International Mother Language Day is a worldwide observance held annually on February 21st to promote linguistic and cultural diversity, as well as multilingualism. The day was established by the United Nations Educational, Scientific and Cultural Organisation (UNESCO) in 1999 to recognise the importance of mother tongue in the development of individual identity, as well as the promotion of peace and sustainable development.
This year’s theme was “Multilingual education – a necessity to transform education”, UNESCO calling “for countries to support mother-language education and pursue a policy of multilingual education.” Mr David Atchoarena, Director of the UNESCO Institute for Lifelong Learning, said: “Offering education in the mother tongue is essential to transmitting and preserving traditional knowledge and culture. Children, youth and adults require learning opportunities that are relevant to their lives and needs. This also includes having access to an education in their own language. Evidence shows that such provision contributes to improving learning and developing confidence and self-esteem.”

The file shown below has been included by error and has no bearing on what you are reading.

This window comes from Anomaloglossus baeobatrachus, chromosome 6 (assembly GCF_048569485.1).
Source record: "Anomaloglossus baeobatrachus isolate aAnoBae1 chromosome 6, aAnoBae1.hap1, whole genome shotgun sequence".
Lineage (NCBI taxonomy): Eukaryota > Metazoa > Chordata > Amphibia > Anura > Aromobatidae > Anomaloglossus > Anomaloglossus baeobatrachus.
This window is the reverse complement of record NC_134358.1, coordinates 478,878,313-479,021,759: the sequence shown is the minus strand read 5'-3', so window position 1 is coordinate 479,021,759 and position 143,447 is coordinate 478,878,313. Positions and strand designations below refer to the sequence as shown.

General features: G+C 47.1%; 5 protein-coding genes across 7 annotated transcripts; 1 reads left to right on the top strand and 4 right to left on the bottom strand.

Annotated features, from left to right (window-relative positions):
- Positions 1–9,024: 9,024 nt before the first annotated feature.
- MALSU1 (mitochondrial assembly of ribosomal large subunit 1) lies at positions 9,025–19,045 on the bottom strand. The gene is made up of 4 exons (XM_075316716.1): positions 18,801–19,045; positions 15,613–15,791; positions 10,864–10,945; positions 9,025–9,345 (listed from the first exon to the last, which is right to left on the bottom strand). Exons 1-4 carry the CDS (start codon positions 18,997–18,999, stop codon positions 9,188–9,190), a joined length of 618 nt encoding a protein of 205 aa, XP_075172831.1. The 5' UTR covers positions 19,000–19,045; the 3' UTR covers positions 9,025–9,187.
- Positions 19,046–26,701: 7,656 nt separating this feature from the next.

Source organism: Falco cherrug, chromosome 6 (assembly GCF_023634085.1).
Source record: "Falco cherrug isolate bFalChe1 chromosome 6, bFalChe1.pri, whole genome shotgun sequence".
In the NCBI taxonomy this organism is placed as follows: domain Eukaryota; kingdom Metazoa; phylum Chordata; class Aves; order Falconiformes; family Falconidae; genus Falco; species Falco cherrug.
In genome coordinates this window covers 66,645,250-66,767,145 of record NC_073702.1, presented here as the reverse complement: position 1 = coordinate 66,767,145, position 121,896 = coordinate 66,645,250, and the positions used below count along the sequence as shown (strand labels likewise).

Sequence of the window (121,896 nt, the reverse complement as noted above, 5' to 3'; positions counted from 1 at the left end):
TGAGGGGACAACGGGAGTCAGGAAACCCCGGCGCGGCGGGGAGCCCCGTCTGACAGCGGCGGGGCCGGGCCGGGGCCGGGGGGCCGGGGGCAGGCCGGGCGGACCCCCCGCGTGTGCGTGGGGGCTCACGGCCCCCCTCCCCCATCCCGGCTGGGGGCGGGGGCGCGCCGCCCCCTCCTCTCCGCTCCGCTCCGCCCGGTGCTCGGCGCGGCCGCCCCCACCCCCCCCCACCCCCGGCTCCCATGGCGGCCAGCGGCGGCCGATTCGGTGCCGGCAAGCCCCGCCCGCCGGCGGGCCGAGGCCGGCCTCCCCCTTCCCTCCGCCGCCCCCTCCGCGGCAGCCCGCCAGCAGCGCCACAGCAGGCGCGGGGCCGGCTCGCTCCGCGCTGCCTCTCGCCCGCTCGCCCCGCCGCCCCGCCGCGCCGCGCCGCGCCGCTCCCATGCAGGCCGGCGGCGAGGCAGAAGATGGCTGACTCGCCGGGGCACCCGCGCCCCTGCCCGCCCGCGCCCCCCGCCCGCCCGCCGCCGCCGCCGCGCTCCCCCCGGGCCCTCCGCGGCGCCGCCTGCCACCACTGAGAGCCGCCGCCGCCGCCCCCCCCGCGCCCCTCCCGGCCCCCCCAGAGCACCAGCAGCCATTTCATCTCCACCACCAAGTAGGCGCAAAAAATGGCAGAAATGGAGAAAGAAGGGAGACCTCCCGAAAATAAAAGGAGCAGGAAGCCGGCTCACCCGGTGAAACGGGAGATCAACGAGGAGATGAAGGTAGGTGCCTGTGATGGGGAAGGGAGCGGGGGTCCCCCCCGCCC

As per statistics, Papua New Guinea, an island country in the southwestern Pacific Ocean, is the most multilingual country on Earth, with 840 active languages spoken every day. International Mother Language Day aims to promote the preservation and protection of all languages, particularly minority and indigenous languages, as well as their transmission to future generations. “At least 40 per cent of the more than 6,700 languages spoken around the world are threatened with extinction in the long term, as the number of speakers dwindle and children are taught in their society’s dominant language rather than the one they speak at home,” says UNESCO.
About 43% of the world’s population is bilingual and speak a second language. In Europe, the percentage of adults speaking more than one language is about 65%, while 13% of the global population is fluent in three languages, trilingual.